Lake Tuendae, Zzyzx Springs, California

A work made of chromogenic print, from the series "sweet earth: experimental utopias in america".

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  • A work made of chromogenic print, from the series "sweet earth: experimental utopias in america".

Date:

March 2005

Artist:

Joel Sternfeld
American, born 1944

About this artwork

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Photography

Artist

Joel Sternfeld

Title

Lake Tuendae, Zzyzx Springs, California

Origin

United States

Date

2005

Medium

Chromogenic print, from the series "Sweet Earth: Experimental Utopias in America"

Inscriptions

No markings recto or verso Curtis Howe “Doc” Springer called himself a physician and a Methodist minister, although he was neither. He created the name “Zzyzx” for the health resort he built in the Mojave Desert, hoping it would be the “last word” in resorts. Zzyzx was a Christian resort predicated upon a belief in the curative powers of its mineral waters—and the destructiveness of alcohol and arguing. Smoking, however, was acceptable everywhere but the dining room, bathhouse, sundeck and pool area (the prohibition in these areas related to concerns about the hazard of combining bare feet and burning cigarette butts). The project began in 1944 when Springer filed a mining claim on an area of land eight miles long by three miles wide on the site of Hancock’s Redoubt, an 1860 army outpost. Using laborers from skid row in Los Angeles, whom he paid with food and showers, he built a hotel on the street he called the Boulevard of Dreams, an airport (Zyport), and a health spa that included a cross-shaped pool and a mechanical exercise horse that had been in the White House during the presidency of Calvin Coolidge. Zzyzx also had a radio station from which Doc Springer’s nightly broadcasts were beamed to 221 radio stations in the US and 102 abroad. On the air Springer played religious music, preached his folksy religious philosophy, and sold his quack curative products: Hollywood Pep Tonic; Antediluvian Desert Tea, a peppermint herb brew; Zy-Pac, mineral salts from the bed of Lake Tuendae, which users were directed to rub on the scalp, then bend over and hold their breath as long as possible; and Mo-Hair, a purported baldness cure. It was Mo-Hair that particularly incurred the ire of the American Medical Association and was instrumental in Springer’s 1969 arrest and sixty-day jail sentence. At the same time, the IRS, the FDA and the Bureau of Land Management began legal proceedings against him. In 1974, Springer and a few hundred of his followers were ejected from Zzyzx, despite his willingness to pay the government $34,187 owed in back rent. He died in Las Vegas in 1986 at the age of ninety. Zzyzx is now referred to by its earliest name, Soda Springs, and is used as the Desert Studies Center of the California State University system. Lake Tuendae has been discovered to be the home of a tiny endangered fish, the Mojave Tui Chub. From the portfolio, Sweet Earth: Experimental Utopias in America, 1982–2005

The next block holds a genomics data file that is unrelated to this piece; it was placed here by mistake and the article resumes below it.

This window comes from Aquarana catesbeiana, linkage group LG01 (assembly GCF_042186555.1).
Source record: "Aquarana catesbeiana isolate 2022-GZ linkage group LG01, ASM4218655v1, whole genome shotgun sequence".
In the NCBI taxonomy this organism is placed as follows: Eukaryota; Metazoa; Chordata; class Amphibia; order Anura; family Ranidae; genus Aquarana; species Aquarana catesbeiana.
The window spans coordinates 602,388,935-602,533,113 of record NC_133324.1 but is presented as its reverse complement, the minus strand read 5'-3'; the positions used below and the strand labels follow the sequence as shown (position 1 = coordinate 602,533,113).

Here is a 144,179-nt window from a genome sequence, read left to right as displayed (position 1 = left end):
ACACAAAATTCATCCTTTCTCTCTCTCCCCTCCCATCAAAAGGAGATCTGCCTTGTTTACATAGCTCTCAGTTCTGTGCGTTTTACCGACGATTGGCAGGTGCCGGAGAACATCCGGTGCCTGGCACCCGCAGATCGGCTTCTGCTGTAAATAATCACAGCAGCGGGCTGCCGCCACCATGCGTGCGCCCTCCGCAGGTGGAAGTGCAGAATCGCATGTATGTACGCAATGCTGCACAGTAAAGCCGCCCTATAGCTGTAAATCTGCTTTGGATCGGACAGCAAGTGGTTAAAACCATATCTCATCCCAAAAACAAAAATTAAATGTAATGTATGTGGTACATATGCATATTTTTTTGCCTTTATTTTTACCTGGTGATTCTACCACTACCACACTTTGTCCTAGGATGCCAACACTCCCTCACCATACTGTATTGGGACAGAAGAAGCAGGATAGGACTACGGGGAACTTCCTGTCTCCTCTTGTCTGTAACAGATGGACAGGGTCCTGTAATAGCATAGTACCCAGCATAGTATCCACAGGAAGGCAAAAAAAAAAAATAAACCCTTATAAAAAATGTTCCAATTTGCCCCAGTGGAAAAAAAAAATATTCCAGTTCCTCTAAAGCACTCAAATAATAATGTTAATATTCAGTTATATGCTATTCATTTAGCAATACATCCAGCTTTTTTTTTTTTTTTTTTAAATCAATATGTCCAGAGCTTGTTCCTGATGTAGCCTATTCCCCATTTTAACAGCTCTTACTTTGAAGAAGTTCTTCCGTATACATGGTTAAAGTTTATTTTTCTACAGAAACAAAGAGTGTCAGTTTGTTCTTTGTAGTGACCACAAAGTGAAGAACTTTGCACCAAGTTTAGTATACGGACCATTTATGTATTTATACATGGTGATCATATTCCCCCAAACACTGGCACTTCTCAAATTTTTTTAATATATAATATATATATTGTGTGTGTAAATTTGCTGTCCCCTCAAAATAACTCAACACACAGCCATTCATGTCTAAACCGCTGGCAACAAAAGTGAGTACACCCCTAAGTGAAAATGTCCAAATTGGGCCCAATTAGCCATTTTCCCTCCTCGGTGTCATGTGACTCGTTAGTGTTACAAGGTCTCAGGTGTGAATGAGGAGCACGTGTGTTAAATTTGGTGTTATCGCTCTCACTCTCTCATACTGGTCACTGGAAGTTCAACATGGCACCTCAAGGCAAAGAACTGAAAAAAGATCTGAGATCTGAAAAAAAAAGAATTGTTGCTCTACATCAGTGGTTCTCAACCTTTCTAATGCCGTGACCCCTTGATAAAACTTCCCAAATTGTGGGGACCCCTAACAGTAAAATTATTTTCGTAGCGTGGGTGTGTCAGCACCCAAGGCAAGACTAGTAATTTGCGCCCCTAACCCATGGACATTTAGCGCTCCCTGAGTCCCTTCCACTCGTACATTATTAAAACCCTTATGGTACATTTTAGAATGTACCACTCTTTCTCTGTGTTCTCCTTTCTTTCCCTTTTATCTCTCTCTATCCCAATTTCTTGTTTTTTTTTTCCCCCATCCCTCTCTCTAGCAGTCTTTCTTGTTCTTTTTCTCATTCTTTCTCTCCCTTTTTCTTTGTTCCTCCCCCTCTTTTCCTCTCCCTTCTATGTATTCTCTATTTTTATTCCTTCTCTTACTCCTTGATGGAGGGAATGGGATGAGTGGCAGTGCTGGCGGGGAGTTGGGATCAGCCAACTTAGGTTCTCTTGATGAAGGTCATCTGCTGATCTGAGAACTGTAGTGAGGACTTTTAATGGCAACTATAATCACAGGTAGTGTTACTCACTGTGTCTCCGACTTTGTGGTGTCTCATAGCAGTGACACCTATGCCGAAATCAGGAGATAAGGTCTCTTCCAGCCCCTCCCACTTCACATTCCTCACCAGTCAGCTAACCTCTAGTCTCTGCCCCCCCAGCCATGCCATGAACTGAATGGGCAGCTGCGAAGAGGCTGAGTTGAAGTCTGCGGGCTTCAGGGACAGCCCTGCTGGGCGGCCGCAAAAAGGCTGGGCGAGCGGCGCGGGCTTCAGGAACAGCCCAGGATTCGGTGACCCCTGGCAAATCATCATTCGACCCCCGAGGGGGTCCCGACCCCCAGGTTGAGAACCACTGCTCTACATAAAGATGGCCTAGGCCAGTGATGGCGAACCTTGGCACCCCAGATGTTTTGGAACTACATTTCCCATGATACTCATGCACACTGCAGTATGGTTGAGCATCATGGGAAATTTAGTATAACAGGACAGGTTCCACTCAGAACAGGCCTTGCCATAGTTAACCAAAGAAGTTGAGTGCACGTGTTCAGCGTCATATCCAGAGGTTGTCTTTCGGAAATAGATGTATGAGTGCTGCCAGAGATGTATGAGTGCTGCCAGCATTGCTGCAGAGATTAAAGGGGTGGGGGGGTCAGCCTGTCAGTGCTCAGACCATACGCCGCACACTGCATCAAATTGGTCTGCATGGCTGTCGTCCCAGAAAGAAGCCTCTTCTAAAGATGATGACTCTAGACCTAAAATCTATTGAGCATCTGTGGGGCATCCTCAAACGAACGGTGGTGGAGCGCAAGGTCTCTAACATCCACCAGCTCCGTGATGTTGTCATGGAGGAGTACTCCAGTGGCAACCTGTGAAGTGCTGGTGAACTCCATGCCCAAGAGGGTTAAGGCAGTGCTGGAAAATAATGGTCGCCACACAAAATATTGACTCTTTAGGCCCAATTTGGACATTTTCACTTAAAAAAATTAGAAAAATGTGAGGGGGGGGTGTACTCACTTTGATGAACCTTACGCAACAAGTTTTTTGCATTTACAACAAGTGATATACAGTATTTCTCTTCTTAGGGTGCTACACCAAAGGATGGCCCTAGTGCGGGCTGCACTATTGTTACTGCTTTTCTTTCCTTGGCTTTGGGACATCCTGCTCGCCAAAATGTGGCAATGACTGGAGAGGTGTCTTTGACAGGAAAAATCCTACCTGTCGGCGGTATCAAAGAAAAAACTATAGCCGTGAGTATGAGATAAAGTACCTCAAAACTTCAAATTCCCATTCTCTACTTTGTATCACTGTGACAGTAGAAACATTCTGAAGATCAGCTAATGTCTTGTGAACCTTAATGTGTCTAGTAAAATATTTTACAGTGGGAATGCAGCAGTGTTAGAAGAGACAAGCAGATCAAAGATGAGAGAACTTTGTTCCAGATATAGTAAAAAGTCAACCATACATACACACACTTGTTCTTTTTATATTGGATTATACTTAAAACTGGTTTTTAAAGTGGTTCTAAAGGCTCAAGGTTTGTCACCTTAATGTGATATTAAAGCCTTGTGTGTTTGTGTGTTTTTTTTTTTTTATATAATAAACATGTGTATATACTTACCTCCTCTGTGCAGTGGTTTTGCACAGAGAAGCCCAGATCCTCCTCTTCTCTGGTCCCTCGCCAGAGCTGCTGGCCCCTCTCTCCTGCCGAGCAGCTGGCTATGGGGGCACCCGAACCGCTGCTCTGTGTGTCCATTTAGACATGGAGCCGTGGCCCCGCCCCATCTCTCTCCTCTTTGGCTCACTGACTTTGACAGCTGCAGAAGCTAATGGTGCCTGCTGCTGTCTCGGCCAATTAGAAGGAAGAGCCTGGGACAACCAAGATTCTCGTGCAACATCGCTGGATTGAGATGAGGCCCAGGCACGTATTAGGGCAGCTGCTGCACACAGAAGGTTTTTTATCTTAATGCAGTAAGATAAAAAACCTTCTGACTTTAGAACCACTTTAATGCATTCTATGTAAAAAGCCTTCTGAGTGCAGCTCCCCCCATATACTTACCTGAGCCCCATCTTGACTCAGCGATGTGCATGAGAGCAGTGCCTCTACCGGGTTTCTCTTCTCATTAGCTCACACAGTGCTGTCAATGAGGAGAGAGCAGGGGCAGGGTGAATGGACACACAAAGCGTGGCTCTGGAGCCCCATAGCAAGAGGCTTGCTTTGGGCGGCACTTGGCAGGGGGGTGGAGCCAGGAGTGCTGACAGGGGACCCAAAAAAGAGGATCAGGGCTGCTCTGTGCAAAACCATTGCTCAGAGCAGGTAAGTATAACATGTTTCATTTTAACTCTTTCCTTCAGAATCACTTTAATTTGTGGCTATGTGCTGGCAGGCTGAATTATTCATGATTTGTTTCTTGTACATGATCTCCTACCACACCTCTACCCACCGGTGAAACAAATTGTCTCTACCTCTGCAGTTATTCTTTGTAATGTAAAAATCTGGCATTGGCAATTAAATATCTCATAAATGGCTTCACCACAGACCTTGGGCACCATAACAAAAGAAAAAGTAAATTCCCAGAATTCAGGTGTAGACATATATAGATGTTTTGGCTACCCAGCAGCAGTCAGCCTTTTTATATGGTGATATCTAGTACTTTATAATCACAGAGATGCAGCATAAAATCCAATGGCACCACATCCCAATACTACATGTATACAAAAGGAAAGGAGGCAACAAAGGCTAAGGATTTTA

Dimensions

26.5 × 33.2 cm (image); 27.9 × 35.5 cm (paper)

Credit Line

Gift of Ralph and Nancy Segall

Reference Number

2008.740

Extended information about this artwork

Object information is a work in progress and may be updated as new research findings emerge. To help improve this record, please email .

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